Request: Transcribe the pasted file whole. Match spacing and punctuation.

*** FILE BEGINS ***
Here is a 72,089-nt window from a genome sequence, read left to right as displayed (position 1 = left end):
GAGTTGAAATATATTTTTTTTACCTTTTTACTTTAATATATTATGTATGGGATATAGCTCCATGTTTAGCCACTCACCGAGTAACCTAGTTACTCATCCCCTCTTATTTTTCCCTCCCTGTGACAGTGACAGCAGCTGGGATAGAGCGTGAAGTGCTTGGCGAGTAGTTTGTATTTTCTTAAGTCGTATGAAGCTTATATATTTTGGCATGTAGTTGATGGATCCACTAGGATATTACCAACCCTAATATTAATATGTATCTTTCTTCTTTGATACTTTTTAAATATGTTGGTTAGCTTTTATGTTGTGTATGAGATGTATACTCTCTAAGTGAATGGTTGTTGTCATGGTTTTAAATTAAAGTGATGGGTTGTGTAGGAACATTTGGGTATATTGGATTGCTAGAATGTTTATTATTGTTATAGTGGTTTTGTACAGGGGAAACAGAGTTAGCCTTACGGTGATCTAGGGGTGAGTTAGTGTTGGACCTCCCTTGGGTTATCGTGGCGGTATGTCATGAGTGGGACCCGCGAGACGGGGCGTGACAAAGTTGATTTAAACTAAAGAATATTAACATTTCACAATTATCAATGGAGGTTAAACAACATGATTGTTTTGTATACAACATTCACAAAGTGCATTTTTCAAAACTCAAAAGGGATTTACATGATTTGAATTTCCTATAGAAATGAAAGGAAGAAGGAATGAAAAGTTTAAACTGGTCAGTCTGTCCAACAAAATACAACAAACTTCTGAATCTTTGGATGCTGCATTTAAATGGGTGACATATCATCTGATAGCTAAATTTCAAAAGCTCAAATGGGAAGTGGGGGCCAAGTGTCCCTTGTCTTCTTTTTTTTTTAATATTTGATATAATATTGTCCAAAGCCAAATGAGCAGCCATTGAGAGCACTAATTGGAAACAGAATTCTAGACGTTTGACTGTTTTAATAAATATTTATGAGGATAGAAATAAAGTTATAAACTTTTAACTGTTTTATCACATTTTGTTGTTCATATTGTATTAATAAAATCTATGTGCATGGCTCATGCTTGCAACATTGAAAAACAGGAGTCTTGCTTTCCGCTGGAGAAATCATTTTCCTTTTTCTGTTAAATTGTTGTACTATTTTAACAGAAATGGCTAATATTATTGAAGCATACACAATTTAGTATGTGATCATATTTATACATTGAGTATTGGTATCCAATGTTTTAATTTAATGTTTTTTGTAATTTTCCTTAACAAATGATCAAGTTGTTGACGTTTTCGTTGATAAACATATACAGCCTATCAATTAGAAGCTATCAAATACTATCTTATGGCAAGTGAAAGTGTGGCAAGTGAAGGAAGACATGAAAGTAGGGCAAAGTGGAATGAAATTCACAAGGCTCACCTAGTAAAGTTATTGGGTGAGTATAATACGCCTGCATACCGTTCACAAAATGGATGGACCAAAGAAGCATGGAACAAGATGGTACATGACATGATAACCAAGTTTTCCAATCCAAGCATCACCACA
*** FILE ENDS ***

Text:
Here is a 72,089-nt window from a genome sequence, read left to right as displayed (position 1 = left end):
GAGTTGAAATATATTTTTTTTACCTTTTTACTTTAATATATTATGTATGGGATATAGCTCCATGTTTAGCCACTCACCGAGTAACCTAGTTACTCATCCCCTCTTATTTTTCCCTCCCTGTGACAGTGACAGCAGCTGGGATAGAGCGTGAAGTGCTTGGCGAGTAGTTTGTATTTTCTTAAGTCGTATGAAGCTTATATATTTTGGCATGTAGTTGATGGATCCACTAGGATATTACCAACCCTAATATTAATATGTATCTTTCTTCTTTGATACTTTTTAAATATGTTGGTTAGCTTTTATGTTGTGTATGAGATGTATACTCTCTAAGTGAATGGTTGTTGTCATGGTTTTAAATTAAAGTGATGGGTTGTGTAGGAACATTTGGGTATATTGGATTGCTAGAATGTTTATTATTGTTATAGTGGTTTTGTACAGGGGAAACAGAGTTAGCCTTACGGTGATCTAGGGGTGAGTTAGTGTTGGACCTCCCTTGGGTTATCGTGGCGGTATGTCATGAGTGGGACCCGCGAGACGGGGCGTGACAAAGTTGATTTAAACTAAAGAATATTAACATTTCACAATTATCAATGGAGGTTAAACAACATGATTGTTTTGTATACAACATTCACAAAGTGCATTTTTCAAAACTCAAAAGGGATTTACATGATTTGAATTTCCTATAGAAATGAAAGGAAGAAGGAATGAAAAGTTTAAACTGGTCAGTCTGTCCAACAAAATACAACAAACTTCTGAATCTTTGGATGCTGCATTTAAATGGGTGACATATCATCTGATAGCTAAATTTCAAAAGCTCAAATGGGAAGTGGGGGCCAAGTGTCCCTTGTCTTCTTTTTTTTTTAATATTTGATATAATATTGTCCAAAGCCAAATGAGCAGCCATTGAGAGCACTAATTGGAAACAGAATTCTAGACGTTTGACTGTTTTAATAAATATTTATGAGGATAGAAATAAAGTTATAAACTTTTAACTGTTTTATCACATTTTGTTGTTCATATTGTATTAATAAAATCTATGTGCATGGCTCATGCTTGCAACATTGAAAAACAGGAGTCTTGCTTTCCGCTGGAGAAATCATTTTCCTTTTTCTGTTAAATTGTTGTACTATTTTAACAGAAATGGCTAATATTATTGAAGCATACACAATTTAGTATGTGATCATATTTATACATTGAGTATTGGTATCCAATGTTTTAATTTAATGTTTTTTGTAATTTTCCTTAACAAATGATCAAGTTGTTGACGTTTTCGTTGATAAACATATACAGCCTATCAATTAGAAGCTATCAAATACTATCTTATGGCAAGTGAAAGTGTGGCAAGTGAAGGAAGACATGAAAGTAGGGCAAAGTGGAATGAAATTCACAAGGCTCACCTAGTAAAGTTATTGGGTGAGTATAATACGCCTGCATACCGTTCACAAAATGGATGGACCAAAGAAGCATGGAACAAGATGGTACATGACATGATAACCAAGTTTTCCAATCCAAGCATCACCACA